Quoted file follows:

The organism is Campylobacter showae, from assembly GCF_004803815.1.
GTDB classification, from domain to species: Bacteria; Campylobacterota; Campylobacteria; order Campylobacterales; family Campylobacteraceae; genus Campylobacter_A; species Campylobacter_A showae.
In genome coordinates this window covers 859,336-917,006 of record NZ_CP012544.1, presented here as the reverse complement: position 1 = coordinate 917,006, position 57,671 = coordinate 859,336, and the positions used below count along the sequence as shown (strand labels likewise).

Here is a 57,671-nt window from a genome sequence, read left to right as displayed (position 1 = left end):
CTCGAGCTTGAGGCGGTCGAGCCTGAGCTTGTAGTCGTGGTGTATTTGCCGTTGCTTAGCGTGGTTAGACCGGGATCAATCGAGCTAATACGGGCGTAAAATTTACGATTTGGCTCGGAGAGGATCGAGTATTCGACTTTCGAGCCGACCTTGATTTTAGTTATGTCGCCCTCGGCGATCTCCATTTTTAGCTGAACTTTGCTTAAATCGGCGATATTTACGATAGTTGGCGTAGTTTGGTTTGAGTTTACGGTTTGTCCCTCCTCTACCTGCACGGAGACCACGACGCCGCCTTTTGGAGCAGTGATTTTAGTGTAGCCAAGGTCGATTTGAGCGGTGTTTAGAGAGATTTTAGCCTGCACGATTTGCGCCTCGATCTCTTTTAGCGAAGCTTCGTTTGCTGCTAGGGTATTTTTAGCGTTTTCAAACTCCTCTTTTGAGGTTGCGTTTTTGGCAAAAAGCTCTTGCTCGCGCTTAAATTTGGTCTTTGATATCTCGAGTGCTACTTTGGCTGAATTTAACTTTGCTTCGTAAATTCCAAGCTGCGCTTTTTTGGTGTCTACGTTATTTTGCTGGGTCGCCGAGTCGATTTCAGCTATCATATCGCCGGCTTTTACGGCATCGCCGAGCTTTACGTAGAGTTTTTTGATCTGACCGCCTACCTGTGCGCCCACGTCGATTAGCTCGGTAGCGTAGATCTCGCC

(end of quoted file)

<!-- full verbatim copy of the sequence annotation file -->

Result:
The organism is Campylobacter showae, from assembly GCF_004803815.1.
GTDB classification, from domain to species: Bacteria; Campylobacterota; Campylobacteria; order Campylobacterales; family Campylobacteraceae; genus Campylobacter_A; species Campylobacter_A showae.
In genome coordinates this window covers 859,336-917,006 of record NZ_CP012544.1, presented here as the reverse complement: position 1 = coordinate 917,006, position 57,671 = coordinate 859,336, and the positions used below count along the sequence as shown (strand labels likewise).

Here is a 57,671-nt window from a genome sequence, read left to right as displayed (position 1 = left end):
CTCGAGCTTGAGGCGGTCGAGCCTGAGCTTGTAGTCGTGGTGTATTTGCCGTTGCTTAGCGTGGTTAGACCGGGATCAATCGAGCTAATACGGGCGTAAAATTTACGATTTGGCTCGGAGAGGATCGAGTATTCGACTTTCGAGCCGACCTTGATTTTAGTTATGTCGCCCTCGGCGATCTCCATTTTTAGCTGAACTTTGCTTAAATCGGCGATATTTACGATAGTTGGCGTAGTTTGGTTTGAGTTTACGGTTTGTCCCTCCTCTACCTGCACGGAGACCACGACGCCGCCTTTTGGAGCAGTGATTTTAGTGTAGCCAAGGTCGATTTGAGCGGTGTTTAGAGAGATTTTAGCCTGCACGATTTGCGCCTCGATCTCTTTTAGCGAAGCTTCGTTTGCTGCTAGGGTATTTTTAGCGTTTTCAAACTCCTCTTTTGAGGTTGCGTTTTTGGCAAAAAGCTCTTGCTCGCGCTTAAATTTGGTCTTTGATATCTCGAGTGCTACTTTGGCTGAATTTAACTTTGCTTCGTAAATTCCAAGCTGCGCTTTTTTGGTGTCTACGTTATTTTGCTGGGTCGCCGAGTCGATTTCAGCTATCATATCGCCGGCTTTTACGGCATCGCCGAGCTTTACGTAGAGTTTTTTGATCTGACCGCCTACCTGTGCGCCCACGTCGATTAGCTCGGTAGCGTAGATCTCGCC